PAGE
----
10 Awesome Coffee Spots Around Covent Garden

Give the Starbucks a miss and head to these fantastic places for a caffeine hit in central London.

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1: For books and brunch: Drury 188-189

A newbie on the Covent Garden scene, Drury 188-189 offers coffee, cake, lunch and brunch with a side of vintage books. Drop in for a freshly pressed juice and a selection of their salads for lunch or check them out at the weekend where they serve a cracking brunch menu until 2:30pm.

Tip: Get your omegas with their avocado toast 

 

2: For insane cake: Peyton and Byrne

Just around from Matilda is a vintage style, small but perfectly formed café which makes the perfect pit-stop for tea and cake. From carrot cake to muffins, cookies to giant Jaffa cakes, there is a sweet treat for every palate – head downstairs for more seats.

Tip: Their salted caramel tart is out of this world

 

3: For a colourful lunch: The Black Penny

With a selection of indie magazines to flick through, and a daily changing menu of warming soups, wholesome salads and inventive bakes to tempt your taste-buds, The Black Penny on Great Queen Street is not to be missed. Their brunch is also something special – choose from options such as ‘The Gatherer’ – eggs, halloumi, toast, mushrooms, spinach and baked beans- for a veggie feast, or Crispy Confit Duck Hash for a serious morning-after cure.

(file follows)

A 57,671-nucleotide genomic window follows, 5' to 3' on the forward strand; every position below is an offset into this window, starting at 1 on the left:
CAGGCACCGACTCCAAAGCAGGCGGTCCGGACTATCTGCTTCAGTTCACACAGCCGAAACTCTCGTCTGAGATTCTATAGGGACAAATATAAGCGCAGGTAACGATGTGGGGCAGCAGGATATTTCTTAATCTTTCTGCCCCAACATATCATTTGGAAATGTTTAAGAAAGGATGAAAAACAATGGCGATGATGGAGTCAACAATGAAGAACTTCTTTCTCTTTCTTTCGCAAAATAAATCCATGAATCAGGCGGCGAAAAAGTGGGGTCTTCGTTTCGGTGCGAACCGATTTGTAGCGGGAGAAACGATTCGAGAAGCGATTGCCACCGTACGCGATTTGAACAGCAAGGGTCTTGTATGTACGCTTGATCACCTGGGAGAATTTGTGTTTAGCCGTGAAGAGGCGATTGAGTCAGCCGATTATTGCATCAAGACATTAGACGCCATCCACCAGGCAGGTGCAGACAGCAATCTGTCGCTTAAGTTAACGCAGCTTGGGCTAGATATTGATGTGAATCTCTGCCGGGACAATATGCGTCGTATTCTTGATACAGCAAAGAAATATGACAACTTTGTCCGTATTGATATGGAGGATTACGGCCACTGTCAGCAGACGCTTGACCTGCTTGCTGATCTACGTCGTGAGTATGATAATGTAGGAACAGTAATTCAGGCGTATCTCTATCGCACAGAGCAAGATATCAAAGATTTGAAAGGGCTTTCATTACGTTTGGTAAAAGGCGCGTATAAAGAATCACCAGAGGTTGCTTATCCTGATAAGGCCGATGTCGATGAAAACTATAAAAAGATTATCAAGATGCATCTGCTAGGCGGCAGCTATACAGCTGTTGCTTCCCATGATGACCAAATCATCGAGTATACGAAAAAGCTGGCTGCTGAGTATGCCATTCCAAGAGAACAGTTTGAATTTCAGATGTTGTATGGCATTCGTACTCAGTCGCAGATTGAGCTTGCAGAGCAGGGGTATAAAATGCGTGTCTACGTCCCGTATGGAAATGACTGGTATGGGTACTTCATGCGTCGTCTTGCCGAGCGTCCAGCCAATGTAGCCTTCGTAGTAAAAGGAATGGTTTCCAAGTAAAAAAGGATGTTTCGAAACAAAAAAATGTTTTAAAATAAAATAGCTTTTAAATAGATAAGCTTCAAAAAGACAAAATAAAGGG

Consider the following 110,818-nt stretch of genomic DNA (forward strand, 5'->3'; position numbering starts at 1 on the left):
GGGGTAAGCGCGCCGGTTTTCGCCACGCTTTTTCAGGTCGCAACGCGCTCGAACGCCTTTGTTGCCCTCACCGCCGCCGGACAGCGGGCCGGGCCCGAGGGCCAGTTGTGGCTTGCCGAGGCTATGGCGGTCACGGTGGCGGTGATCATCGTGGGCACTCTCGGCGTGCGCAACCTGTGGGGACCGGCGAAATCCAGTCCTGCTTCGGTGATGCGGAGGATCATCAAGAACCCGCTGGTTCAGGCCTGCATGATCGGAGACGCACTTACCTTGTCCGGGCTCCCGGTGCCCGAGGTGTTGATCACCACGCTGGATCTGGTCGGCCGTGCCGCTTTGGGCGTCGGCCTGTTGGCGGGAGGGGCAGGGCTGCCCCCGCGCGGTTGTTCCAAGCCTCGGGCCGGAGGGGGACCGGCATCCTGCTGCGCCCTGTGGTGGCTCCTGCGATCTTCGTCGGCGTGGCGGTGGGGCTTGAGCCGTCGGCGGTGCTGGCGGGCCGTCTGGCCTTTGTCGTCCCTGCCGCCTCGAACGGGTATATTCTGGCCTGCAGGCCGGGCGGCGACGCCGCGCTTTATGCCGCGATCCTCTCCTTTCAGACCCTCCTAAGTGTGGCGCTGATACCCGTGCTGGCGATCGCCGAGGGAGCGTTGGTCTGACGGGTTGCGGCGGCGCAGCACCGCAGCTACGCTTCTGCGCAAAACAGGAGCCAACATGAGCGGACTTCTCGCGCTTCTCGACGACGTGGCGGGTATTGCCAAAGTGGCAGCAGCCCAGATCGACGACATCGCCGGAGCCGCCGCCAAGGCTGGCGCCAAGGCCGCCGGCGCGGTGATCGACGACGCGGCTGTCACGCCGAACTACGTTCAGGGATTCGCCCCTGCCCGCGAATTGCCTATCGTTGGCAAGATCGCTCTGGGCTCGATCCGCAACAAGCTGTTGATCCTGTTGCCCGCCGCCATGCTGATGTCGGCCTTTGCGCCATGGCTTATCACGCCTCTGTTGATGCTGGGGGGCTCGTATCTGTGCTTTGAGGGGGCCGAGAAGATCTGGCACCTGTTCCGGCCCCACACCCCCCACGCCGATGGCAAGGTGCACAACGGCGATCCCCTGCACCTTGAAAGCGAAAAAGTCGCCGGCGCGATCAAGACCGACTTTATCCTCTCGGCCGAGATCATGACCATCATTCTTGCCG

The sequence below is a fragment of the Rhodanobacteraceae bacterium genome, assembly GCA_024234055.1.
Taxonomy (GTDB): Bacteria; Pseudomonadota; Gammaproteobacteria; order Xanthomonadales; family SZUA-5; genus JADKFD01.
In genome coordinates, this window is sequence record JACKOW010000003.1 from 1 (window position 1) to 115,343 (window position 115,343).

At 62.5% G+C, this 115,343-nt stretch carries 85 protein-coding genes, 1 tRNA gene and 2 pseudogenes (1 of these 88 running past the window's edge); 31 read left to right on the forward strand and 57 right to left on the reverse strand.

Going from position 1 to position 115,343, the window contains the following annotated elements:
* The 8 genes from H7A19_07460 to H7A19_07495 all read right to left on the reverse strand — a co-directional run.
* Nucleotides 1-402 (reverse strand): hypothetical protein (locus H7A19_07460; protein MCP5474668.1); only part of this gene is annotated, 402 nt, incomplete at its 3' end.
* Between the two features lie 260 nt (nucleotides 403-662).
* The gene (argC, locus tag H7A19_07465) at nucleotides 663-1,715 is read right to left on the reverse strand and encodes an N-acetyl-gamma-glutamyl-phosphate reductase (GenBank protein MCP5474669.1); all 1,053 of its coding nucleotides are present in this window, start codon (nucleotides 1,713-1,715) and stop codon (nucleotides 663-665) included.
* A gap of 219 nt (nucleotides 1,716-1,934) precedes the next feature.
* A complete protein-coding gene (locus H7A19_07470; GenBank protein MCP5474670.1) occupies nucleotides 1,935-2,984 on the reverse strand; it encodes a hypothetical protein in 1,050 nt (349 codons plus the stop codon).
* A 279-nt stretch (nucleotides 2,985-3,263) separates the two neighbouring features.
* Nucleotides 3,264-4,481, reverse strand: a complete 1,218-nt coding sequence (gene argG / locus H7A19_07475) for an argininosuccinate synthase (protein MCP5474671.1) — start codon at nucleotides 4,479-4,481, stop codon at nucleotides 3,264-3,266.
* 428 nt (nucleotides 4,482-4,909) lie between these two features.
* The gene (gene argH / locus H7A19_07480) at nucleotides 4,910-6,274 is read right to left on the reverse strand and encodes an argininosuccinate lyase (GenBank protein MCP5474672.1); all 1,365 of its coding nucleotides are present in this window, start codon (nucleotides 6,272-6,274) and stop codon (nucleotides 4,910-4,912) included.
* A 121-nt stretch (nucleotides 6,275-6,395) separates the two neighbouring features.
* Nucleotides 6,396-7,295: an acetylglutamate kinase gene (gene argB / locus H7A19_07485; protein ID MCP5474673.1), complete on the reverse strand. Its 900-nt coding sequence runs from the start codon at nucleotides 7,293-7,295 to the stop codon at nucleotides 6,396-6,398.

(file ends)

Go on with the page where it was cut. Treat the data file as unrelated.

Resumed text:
Tip: A top spot for fussy friends with almond and soy milk options and gluten free toast

 

4: For travel inspiration: Stanfords Coffee House

For those of you that don’t know, Stanfords is pretty much a London institution when it comes to book shops. Dedicated to travel writing since 1853, this Covent Garden beauty has maps and guide books galore for your upcoming trips as well as tons of ideas of where to venture next. Tucked at the back is a café; a rare oasis of calm amid Covent Garden’s bustle where you can refuel and peruse your purchases.

Tip: Try their Venetian Rose loose-leaf tea with a slice of carrot cake for the ultimate book-reading accompaniment

 

5: For remote working: Hubbard and Bell at The Hoxton Holborn

It’s true that this hip all day café/eatery/bar and restaurant seems to sometimes have more Macs than people staring back at you, but that is partly why it makes a good spot to settle down with your laptop and get working. Super-fast wifi, plenty of plugs and attentive staff that won’t shift you even after hours of furious typing, you can stay here from morning coffee, through scrummy lunch to much-needed cocktail.

Tip: Balance out a crazily chocolatey brownie with a rejuvenating juice to aid your work

 

6: For a quiet haven: Fleet River Bakery

Tucked just behind Holborn Station and a mere five minute walk from Covent Garden, Fleet River Bakery could easily pass you by: this would be a huge mistake. Fleet River’s lunch options change every day, but if you think along the lines of roasted carrot salad with tahini, chorizo, cream cheese and potato frittata, and cake combos such as chocolate and Guiness or almond and polenta, you’ll have a good idea of what a treat you’re in for. Make a beeline for downstairs, where a quiet atmosphere reminiscent of your auntie’s living room awaits.

Tip: Their hearty daily soups are always a winner

 

7: For hipster vibes: Covent Garden Grind